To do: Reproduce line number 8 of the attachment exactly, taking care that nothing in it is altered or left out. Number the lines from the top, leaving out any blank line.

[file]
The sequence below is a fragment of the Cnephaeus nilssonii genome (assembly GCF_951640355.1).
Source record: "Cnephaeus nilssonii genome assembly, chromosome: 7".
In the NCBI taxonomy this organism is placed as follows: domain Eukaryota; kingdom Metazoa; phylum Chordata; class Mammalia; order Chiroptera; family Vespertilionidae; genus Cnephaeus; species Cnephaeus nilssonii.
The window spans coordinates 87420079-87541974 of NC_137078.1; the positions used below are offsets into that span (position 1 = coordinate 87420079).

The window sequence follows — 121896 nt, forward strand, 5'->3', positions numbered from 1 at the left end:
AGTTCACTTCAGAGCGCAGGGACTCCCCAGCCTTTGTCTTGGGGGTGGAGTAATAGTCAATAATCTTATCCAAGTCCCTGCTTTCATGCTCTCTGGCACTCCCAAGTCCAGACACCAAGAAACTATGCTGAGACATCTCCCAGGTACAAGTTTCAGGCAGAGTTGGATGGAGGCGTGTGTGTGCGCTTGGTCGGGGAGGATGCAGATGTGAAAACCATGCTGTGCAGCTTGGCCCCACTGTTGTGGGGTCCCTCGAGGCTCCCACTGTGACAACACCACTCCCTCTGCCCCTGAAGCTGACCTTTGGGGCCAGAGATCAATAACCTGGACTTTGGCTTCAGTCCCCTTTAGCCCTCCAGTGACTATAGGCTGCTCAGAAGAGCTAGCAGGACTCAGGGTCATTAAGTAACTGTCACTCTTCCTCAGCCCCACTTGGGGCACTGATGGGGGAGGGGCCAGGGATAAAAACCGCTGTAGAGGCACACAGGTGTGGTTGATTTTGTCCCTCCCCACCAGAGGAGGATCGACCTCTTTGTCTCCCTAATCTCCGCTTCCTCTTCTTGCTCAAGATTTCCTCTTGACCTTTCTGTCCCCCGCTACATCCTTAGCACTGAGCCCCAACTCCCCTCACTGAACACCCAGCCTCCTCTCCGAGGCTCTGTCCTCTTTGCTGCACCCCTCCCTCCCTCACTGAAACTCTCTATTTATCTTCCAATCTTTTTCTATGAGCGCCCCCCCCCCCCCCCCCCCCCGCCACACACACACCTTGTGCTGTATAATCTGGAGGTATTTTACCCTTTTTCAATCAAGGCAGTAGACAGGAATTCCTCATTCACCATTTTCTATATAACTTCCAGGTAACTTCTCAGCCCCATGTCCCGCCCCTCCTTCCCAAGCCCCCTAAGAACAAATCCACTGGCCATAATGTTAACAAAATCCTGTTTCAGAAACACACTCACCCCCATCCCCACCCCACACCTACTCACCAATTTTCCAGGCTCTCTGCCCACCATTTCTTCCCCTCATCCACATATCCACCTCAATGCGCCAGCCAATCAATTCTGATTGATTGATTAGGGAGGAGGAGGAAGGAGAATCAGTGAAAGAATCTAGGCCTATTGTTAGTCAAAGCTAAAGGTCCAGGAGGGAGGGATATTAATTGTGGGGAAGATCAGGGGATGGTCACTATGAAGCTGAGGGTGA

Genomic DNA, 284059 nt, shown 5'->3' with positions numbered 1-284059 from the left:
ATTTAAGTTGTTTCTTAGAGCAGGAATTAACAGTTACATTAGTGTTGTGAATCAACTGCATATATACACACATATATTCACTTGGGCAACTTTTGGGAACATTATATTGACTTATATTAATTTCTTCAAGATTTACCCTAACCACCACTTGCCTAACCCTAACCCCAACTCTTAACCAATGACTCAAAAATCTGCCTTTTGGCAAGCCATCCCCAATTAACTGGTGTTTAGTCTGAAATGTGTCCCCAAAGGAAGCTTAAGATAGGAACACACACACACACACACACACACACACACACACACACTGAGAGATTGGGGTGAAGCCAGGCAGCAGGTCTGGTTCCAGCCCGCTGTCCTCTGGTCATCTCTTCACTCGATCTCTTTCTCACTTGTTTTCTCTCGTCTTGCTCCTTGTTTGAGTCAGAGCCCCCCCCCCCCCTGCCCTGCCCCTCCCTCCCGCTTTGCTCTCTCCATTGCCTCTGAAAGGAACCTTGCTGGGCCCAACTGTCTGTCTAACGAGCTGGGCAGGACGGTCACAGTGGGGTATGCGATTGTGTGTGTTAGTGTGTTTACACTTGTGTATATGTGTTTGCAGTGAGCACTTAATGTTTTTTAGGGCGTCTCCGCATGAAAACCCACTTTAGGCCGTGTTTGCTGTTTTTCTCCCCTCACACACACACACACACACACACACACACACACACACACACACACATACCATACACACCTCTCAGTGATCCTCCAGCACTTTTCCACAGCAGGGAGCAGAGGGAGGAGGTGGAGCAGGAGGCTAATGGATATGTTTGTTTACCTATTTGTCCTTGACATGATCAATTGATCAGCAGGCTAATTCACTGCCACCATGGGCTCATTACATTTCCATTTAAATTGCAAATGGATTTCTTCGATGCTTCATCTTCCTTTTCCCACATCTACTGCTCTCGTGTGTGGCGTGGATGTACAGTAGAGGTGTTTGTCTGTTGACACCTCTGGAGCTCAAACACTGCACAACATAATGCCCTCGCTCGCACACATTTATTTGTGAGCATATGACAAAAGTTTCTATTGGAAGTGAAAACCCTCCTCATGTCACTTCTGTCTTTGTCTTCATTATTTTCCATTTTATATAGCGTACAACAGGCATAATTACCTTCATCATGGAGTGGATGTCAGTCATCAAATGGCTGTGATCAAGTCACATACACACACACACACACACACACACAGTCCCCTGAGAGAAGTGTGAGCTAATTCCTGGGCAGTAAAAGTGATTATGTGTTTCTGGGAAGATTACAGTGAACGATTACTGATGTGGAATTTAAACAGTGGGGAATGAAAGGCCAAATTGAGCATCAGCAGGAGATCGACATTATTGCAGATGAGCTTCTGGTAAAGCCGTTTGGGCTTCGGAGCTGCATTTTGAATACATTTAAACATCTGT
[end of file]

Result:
ATTTAAGTTGTTTCTTAGAGCAGGAATTAACAGTTACATTAGTGTTGTGAATCAACTGCATATATACACACATATATTCACTTGGGCAACTTTTGGGAACATTATATTGACTTATATTAATTTCTTCAAGATTTACCCTAACCACCACTTGCCTAACCCTAACCCCAACTCTTAACCAATGACTCAAAAATCTGCCTTTTGGCAAGCCATCCCCAATTAACTGGTGTTTAGTCTGAAATGTGTCCCCAAAGGAAGCTTAAGATAGGAACACACACACACACACACACACACACACACACACACACTGAGAGATTGGGGTGAAGCCAGGCAGCAGGTCTGGTTCCAGCCCGCTGTCCTCTGGTCATCTCTTCACTCGATCTCTTTCTCACTTGTTTTCTCTCGTCTTGCTCCTTGTTTGAGTCAGAGCCCCCCCCCCCCCTGCCCTGCCCCTCCCTCCCGCTTTGCTCTCTCCATTGCCTCTGAAAGGAACCTTGCTGGGCCCAACTGTCTGTCTAACGAGCTGGGCAGGACGGTCACAGTGGGGTATGCGATTGTGTGTGTTAGTGTGTTTACACTTGTGTATATGTGTTTGCAGTGAGCACTTAATGTTTTTTAGGGCGTCTCCGCATGAAAACCCACTTTAGGCCGTGTTTGCTGTTTTTCTCCCCTCACACACACACACACACACACACACACACACACACACACACACACATACCATACACACCTCTCAGTGATCCTCCAGCACTTTTCCACAGCAGGGAGCAGAGGGAGGAGGTGGAGCAGGAGGCTAATGGATATGTTTGTTTACCTATTTGTCCTTGACATGATCAATTGATCAGCAGGCTAATTCACTGCCACCATGGGCTCATTACATTTCCATTTAAATTGCAAATGGATTTCTTCGATGCTTCATCTTCCTTTTCCCACATCTACTGCTCTCGTGTGTGGCGTGGATGTACAGTAGAGGTGTTTGTCTGTTGACACCTCTGGAGCTCAAACACTGCACAACATAATGCCCTCGCTCGCACACATTTATTTGTGAGCATATGACAAAAGTTTCTATTGGAAGTGAAAACCCTCCTCATGTCACTTCTGTCTTTGTCTTCATTATTTTCCATTTTATATAGCGTACAACAGGCATAATTACCTTCATCATGGAGTGGATGTCAGTCATCAAATGGCTGTGATCAAGTCACATACACACACACACACACACACACACAGTCCCCTGAGAGAAGTGTGAGCTAATTCCTGGGCAGTAAAAGTGATTATGTGTTTCTGGGAAGATTACAGTGAACGATTACTGATGTGGAATTTAAACAGTGGGGAATGAAAGGCCAAATTGAGCATCAGCAGGAGATCGACATTATTGCAGATGAGCTTCTGGTAAAGCCGTTTGGGCTTCGGAGCTGCATTTTGAATACATTTAAACATCTGT